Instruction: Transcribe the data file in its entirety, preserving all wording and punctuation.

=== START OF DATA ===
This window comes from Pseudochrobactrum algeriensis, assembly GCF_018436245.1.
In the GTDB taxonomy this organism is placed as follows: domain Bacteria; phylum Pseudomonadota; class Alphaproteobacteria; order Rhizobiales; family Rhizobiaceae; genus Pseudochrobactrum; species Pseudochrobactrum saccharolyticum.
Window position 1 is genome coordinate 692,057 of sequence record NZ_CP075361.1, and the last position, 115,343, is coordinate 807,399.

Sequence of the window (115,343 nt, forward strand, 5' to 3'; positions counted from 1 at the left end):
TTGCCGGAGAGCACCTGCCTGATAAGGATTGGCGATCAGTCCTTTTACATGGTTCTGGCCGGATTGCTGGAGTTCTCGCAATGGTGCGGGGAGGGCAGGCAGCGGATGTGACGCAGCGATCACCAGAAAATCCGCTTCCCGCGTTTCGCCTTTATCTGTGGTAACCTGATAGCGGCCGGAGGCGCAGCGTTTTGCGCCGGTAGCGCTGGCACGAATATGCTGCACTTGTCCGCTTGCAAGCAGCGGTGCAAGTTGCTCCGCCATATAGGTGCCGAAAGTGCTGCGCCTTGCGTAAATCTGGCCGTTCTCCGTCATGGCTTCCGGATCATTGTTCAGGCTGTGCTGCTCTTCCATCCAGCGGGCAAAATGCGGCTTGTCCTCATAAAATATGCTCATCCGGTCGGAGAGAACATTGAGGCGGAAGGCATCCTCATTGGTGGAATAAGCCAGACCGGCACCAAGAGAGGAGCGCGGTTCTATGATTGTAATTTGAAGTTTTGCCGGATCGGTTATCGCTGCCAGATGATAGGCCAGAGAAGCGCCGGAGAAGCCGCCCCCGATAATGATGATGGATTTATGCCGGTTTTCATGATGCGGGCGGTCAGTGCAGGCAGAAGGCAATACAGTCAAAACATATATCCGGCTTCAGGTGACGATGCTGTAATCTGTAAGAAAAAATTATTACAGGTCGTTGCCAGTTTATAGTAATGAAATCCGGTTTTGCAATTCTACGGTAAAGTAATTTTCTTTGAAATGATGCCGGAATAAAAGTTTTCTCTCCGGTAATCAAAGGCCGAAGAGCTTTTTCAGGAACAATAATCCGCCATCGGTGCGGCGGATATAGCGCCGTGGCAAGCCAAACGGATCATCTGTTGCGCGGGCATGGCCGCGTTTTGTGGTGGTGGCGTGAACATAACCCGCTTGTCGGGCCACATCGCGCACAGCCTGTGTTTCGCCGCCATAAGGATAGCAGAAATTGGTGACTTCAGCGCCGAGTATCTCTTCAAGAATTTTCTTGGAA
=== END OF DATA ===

This window comes from Pseudochrobactrum algeriensis, assembly GCF_018436245.1.
In the GTDB taxonomy this organism is placed as follows: domain Bacteria; phylum Pseudomonadota; class Alphaproteobacteria; order Rhizobiales; family Rhizobiaceae; genus Pseudochrobactrum; species Pseudochrobactrum saccharolyticum.
Window position 1 is genome coordinate 692,057 of sequence record NZ_CP075361.1, and the last position, 115,343, is coordinate 807,399.

Sequence of the window (115,343 nt, forward strand, 5' to 3'; positions counted from 1 at the left end):
TTGCCGGAGAGCACCTGCCTGATAAGGATTGGCGATCAGTCCTTTTACATGGTTCTGGCCGGATTGCTGGAGTTCTCGCAATGGTGCGGGGAGGGCAGGCAGCGGATGTGACGCAGCGATCACCAGAAAATCCGCTTCCCGCGTTTCGCCTTTATCTGTGGTAACCTGATAGCGGCCGGAGGCGCAGCGTTTTGCGCCGGTAGCGCTGGCACGAATATGCTGCACTTGTCCGCTTGCAAGCAGCGGTGCAAGTTGCTCCGCCATATAGGTGCCGAAAGTGCTGCGCCTTGCGTAAATCTGGCCGTTCTCCGTCATGGCTTCCGGATCATTGTTCAGGCTGTGCTGCTCTTCCATCCAGCGGGCAAAATGCGGCTTGTCCTCATAAAATATGCTCATCCGGTCGGAGAGAACATTGAGGCGGAAGGCATCCTCATTGGTGGAATAAGCCAGACCGGCACCAAGAGAGGAGCGCGGTTCTATGATTGTAATTTGAAGTTTTGCCGGATCGGTTATCGCTGCCAGATGATAGGCCAGAGAAGCGCCGGAGAAGCCGCCCCCGATAATGATGATGGATTTATGCCGGTTTTCATGATGCGGGCGGTCAGTGCAGGCAGAAGGCAATACAGTCAAAACATATATCCGGCTTCAGGTGACGATGCTGTAATCTGTAAGAAAAAATTATTACAGGTCGTTGCCAGTTTATAGTAATGAAATCCGGTTTTGCAATTCTACGGTAAAGTAATTTTCTTTGAAATGATGCCGGAATAAAAGTTTTCTCTCCGGTAATCAAAGGCCGAAGAGCTTTTTCAGGAACAATAATCCGCCATCGGTGCGGCGGATATAGCGCCGTGGCAAGCCAAACGGATCATCTGTTGCGCGGGCATGGCCGCGTTTTGTGGTGGTGGCGTGAACATAACCCGCTTGTCGGGCCACATCGCGCACAGCCTGTGTTTCGCCGCCATAAGGATAGCAGAAATTGGTGACTTCAGCGCCGAGTATCTCTTCAAGAATTTTCTTGGAA